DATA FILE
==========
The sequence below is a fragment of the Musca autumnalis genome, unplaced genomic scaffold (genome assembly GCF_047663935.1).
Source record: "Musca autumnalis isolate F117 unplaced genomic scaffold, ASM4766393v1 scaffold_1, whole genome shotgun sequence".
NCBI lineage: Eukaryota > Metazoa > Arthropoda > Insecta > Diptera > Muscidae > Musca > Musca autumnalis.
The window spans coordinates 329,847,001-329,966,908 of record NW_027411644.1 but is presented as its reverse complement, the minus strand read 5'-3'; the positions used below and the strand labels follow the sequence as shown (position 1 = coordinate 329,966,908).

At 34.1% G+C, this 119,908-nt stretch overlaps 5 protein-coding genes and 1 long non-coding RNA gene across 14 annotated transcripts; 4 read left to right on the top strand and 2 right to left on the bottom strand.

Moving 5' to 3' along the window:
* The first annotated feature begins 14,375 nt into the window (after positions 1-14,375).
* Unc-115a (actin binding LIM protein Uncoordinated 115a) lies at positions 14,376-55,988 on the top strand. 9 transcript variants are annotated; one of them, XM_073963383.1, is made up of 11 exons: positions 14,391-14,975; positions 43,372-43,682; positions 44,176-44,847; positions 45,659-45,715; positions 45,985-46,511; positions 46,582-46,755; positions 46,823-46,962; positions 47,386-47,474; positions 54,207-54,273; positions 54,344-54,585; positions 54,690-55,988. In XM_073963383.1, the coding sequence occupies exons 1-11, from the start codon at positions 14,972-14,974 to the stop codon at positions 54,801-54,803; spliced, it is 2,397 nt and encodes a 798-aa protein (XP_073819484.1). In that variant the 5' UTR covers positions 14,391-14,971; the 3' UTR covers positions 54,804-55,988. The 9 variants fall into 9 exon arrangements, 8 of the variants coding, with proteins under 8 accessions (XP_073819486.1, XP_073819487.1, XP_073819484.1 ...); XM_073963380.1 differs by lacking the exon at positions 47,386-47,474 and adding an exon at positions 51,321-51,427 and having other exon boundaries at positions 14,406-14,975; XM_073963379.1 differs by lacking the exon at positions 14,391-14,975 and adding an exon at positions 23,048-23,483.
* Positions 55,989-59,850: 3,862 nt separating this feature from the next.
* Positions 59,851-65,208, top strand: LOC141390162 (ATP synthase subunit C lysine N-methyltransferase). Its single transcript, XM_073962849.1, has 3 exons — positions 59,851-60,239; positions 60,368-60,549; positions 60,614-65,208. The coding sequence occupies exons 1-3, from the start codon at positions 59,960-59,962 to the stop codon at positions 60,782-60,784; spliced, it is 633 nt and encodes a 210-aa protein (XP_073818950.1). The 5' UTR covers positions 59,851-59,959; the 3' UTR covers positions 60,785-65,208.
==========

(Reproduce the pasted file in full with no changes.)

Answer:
The sequence below is a fragment of the Musca autumnalis genome, unplaced genomic scaffold (genome assembly GCF_047663935.1).
Source record: "Musca autumnalis isolate F117 unplaced genomic scaffold, ASM4766393v1 scaffold_1, whole genome shotgun sequence".
NCBI lineage: Eukaryota > Metazoa > Arthropoda > Insecta > Diptera > Muscidae > Musca > Musca autumnalis.
The window spans coordinates 329,847,001-329,966,908 of record NW_027411644.1 but is presented as its reverse complement, the minus strand read 5'-3'; the positions used below and the strand labels follow the sequence as shown (position 1 = coordinate 329,966,908).

At 34.1% G+C, this 119,908-nt stretch overlaps 5 protein-coding genes and 1 long non-coding RNA gene across 14 annotated transcripts; 4 read left to right on the top strand and 2 right to left on the bottom strand.

Moving 5' to 3' along the window:
* The first annotated feature begins 14,375 nt into the window (after positions 1-14,375).
* Unc-115a (actin binding LIM protein Uncoordinated 115a) lies at positions 14,376-55,988 on the top strand. 9 transcript variants are annotated; one of them, XM_073963383.1, is made up of 11 exons: positions 14,391-14,975; positions 43,372-43,682; positions 44,176-44,847; positions 45,659-45,715; positions 45,985-46,511; positions 46,582-46,755; positions 46,823-46,962; positions 47,386-47,474; positions 54,207-54,273; positions 54,344-54,585; positions 54,690-55,988. In XM_073963383.1, the coding sequence occupies exons 1-11, from the start codon at positions 14,972-14,974 to the stop codon at positions 54,801-54,803; spliced, it is 2,397 nt and encodes a 798-aa protein (XP_073819484.1). In that variant the 5' UTR covers positions 14,391-14,971; the 3' UTR covers positions 54,804-55,988. The 9 variants fall into 9 exon arrangements, 8 of the variants coding, with proteins under 8 accessions (XP_073819486.1, XP_073819487.1, XP_073819484.1 ...); XM_073963380.1 differs by lacking the exon at positions 47,386-47,474 and adding an exon at positions 51,321-51,427 and having other exon boundaries at positions 14,406-14,975; XM_073963379.1 differs by lacking the exon at positions 14,391-14,975 and adding an exon at positions 23,048-23,483.
* Positions 55,989-59,850: 3,862 nt separating this feature from the next.
* Positions 59,851-65,208, top strand: LOC141390162 (ATP synthase subunit C lysine N-methyltransferase). Its single transcript, XM_073962849.1, has 3 exons — positions 59,851-60,239; positions 60,368-60,549; positions 60,614-65,208. The coding sequence occupies exons 1-3, from the start codon at positions 59,960-59,962 to the stop codon at positions 60,782-60,784; spliced, it is 633 nt and encodes a 210-aa protein (XP_073818950.1). The 5' UTR covers positions 59,851-59,959; the 3' UTR covers positions 60,785-65,208.